Below you can see a bunch of layers I named alphabetically. Each layer corresponds to something in my current production environment, which I'm not going to describe. But similar sorts of layers would apply to any realistic production env, so this is pretty generic. It's pretty hard to describe goals of a C-to-C rewriter to get stackless CPS transformed green threads, without explaining use cases in terms of a diagram like this.

I do layers Foxtrot to Juliet inclusive, completely from design to end debugging, in a soup-to-nuts implementation with docs, etc. But I'm not actually using green threads, though I now sorely wish I was.

• Alpha: hardware env (host box, maybe virtualized)
• Bravo: software env (operating system, like Linux)
• Charlie: system env (app platform, shadows Bravo api as needed)
• Delta: at least one process instance of Charlie per processor
• Echo: plugin instance conforming to Delta's abstract module api
• Foxtrot: embedded poll-able async engine with queue-in/queue-out api
• Golf: tasks (connections) [lightweight processes (aka "lanes" or "flows")]
• Hotel: actors [lightweight green threads (aka "jobs")]
• India: utils [maps, scheduler, finite state machines, etc]
• Juliet: client api to async engines in other OS processes [cache/storage]
• Kilo: daemons and any client-visible feedback channels in shared memory
+--Alpha----------------------------------------------------------------------+
|+--Bravo--------------------------------------------------------------------+|
||+--Charlie----------------------------------------------------------------+||
||| +--Delta--------------------------+ +--Delta--------------------------+ |||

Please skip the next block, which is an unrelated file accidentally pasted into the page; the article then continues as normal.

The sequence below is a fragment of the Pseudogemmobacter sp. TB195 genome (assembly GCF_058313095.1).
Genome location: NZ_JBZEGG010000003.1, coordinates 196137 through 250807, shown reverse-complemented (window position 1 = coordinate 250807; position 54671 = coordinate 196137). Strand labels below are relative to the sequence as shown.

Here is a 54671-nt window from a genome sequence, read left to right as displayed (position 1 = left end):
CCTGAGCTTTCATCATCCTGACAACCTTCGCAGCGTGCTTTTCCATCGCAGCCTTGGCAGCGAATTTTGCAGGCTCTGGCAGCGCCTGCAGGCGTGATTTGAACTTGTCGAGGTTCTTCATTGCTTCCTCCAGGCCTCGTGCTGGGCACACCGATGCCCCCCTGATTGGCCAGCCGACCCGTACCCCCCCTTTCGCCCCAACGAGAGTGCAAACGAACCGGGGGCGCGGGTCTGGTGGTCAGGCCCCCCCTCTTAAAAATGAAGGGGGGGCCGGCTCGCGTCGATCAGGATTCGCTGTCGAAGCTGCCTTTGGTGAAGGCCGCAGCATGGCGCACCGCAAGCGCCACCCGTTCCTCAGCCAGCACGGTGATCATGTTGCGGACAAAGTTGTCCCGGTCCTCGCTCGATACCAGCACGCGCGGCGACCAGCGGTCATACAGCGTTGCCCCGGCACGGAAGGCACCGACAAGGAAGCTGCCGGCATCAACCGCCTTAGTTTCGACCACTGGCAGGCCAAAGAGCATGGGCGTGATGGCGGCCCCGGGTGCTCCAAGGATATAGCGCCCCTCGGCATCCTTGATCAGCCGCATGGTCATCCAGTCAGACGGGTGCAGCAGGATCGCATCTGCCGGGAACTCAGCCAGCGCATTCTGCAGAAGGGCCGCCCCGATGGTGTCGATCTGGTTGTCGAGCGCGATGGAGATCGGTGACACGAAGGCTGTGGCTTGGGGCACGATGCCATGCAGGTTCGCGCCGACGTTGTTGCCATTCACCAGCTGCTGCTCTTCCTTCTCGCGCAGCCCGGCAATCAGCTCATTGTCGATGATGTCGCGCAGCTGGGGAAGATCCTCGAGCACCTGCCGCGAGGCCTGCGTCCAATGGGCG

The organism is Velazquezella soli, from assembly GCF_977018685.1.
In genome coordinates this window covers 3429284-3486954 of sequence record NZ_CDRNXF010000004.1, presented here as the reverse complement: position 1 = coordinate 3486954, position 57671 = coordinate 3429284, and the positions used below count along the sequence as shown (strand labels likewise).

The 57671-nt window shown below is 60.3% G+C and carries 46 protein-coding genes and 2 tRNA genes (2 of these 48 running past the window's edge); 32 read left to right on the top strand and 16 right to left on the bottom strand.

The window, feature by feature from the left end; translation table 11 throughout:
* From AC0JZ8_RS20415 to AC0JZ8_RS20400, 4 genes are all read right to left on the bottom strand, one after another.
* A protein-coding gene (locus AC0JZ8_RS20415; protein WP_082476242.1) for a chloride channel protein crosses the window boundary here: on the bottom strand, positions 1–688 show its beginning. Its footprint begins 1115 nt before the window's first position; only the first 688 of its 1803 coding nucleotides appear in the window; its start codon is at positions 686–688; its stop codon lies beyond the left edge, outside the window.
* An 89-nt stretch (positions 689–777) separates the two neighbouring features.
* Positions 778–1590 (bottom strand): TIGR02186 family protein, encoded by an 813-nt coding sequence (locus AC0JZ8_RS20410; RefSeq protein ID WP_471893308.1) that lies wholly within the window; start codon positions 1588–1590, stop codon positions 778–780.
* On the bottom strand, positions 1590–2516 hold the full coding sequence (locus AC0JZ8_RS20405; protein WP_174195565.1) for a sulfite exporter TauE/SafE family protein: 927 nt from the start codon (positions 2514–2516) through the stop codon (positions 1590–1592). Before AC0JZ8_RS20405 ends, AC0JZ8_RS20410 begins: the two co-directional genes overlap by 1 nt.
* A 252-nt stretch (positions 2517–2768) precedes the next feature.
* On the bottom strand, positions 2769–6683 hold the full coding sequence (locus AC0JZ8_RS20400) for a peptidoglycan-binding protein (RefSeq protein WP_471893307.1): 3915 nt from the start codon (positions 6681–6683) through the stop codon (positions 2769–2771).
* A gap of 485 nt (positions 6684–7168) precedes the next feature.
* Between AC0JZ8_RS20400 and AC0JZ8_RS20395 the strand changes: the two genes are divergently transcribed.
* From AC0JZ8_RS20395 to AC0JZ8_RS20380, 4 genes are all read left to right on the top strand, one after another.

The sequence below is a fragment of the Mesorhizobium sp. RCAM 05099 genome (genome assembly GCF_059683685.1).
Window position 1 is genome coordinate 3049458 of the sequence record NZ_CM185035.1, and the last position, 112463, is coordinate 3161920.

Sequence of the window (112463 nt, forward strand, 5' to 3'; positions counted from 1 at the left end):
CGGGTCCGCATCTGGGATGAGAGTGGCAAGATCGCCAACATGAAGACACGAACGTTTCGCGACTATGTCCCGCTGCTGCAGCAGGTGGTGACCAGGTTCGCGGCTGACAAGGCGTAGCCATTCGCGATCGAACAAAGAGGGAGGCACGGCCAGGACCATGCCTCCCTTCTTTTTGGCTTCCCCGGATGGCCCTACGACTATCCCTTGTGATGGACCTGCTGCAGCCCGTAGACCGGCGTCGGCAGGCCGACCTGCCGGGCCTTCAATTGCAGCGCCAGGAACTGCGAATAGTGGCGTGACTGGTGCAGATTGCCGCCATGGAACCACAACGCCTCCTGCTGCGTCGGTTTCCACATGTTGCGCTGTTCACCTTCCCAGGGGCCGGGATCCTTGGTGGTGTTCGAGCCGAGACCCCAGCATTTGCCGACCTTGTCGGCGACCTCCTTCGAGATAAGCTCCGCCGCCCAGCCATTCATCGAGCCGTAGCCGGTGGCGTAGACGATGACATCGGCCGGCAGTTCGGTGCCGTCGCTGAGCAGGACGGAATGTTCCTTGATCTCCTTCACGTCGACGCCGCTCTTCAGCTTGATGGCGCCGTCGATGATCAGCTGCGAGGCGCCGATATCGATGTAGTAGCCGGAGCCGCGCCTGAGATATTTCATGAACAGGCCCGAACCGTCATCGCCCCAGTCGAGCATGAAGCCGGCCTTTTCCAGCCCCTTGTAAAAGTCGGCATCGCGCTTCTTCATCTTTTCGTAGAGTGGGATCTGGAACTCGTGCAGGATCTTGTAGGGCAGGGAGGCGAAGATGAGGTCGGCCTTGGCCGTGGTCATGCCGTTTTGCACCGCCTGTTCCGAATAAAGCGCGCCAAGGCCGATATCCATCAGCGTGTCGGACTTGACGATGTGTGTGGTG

||| | +--Echo-------+ +--Echo-------+ | | +--Echo-------+ +--Echo-------+ | |||
||| | | +-F-+ +-F-+ | | +-F-+ +-F-+ | | | | +-F-+ +-F-+ | | +-F-+ +-F-+ | | |||
||| | | |G G| |G G| | | |G G| |G G| | | | | |G G| |G G| | | |G G| |G G| | | |||
||| | | +---+ +---+ | | +---+ +---+ | | | | +---+ +---+ | | +---+ +---+ | | |||
||| | +-------------+ +-------------+ | | +-------------+ +-------------+ | |||
||| +---------------------------------+ +---------------------------------+ |||
||+-------------------------------------------------------------------------+||
|+---------------------------------------------------------------------------+|
+-----------------------------------------------------------------------------+

In practice, layers Echo and Foxtrot are one-to-one, so showing multiple Foxtrot instances inside Echo makes no sense, unless you're debugging and each Foxtrot is actually a different system, where a test F2 is used to drive the production F1.

Okay, now I can explain what the C-to-C rewriter is for. The figure above shows something that is very, very hard to test: an 11 on a scale from 1 to 10, which means it's not tested as well as I'd like. The goal of the rewriter is to make complex things uniformly complex, at about 8 on a hypothetical complexity scale (so it wins if the problem is more complex and loses if the problem is less complex).

Say current production layers are A1, B1, C1, D1, E1, F1, G1, H1, I1, J1, K1, etc. I want to write a simulation of top layers with the C-to-C rewriter, so I can use A2, B2, C2, D2, and E2 to drive all the version 1 layers in integration and unit tests.

It's very hard to get the actual production system to go through the full range of phase space permitted by system description and api contracts. So a simulation would be ideal. But it requires a non-deterministic, concurrent, async engine of the sort described by layers Foxtrot and lower. Any such async Foxtrot api can be driven by any other, because this sort of thing composes fairly well, since the boundary between inside and outside is async, and can be folded into any topology without causing strain.